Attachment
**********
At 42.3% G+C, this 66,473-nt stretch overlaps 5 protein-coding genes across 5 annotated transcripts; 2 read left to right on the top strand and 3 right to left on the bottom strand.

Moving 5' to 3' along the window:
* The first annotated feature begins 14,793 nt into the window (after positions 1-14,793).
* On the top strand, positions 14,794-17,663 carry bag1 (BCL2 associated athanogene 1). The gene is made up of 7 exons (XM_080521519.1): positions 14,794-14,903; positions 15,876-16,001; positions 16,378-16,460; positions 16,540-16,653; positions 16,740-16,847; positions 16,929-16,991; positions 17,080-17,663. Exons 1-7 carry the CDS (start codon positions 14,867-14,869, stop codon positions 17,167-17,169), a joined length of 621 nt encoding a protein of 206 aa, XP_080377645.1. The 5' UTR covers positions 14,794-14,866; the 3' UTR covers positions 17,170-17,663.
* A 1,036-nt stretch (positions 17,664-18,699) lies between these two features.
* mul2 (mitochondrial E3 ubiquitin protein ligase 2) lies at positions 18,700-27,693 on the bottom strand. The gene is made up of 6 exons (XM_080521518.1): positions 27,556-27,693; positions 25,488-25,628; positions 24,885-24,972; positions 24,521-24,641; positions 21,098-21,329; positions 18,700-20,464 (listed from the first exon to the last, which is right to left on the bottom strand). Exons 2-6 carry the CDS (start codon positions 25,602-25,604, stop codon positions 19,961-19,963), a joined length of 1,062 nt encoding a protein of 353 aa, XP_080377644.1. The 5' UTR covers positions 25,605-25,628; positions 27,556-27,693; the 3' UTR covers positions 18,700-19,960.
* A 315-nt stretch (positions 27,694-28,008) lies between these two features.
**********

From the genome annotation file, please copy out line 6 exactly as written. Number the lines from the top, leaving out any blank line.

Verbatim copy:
* mul2 (mitochondrial E3 ubiquitin protein ligase 2) lies at positions 18,700-27,693 on the bottom strand. The gene is made up of 6 exons (XM_080521518.1): positions 27,556-27,693; positions 25,488-25,628; positions 24,885-24,972; positions 24,521-24,641; positions 21,098-21,329; positions 18,700-20,464 (listed from the first exon to the last, which is right to left on the bottom strand). Exons 2-6 carry the CDS (start codon positions 25,602-25,604, stop codon positions 19,961-19,963), a joined length of 1,062 nt encoding a protein of 353 aa, XP_080377644.1. The 5' UTR covers positions 25,605-25,628; positions 27,556-27,693; the 3' UTR covers positions 18,700-19,960.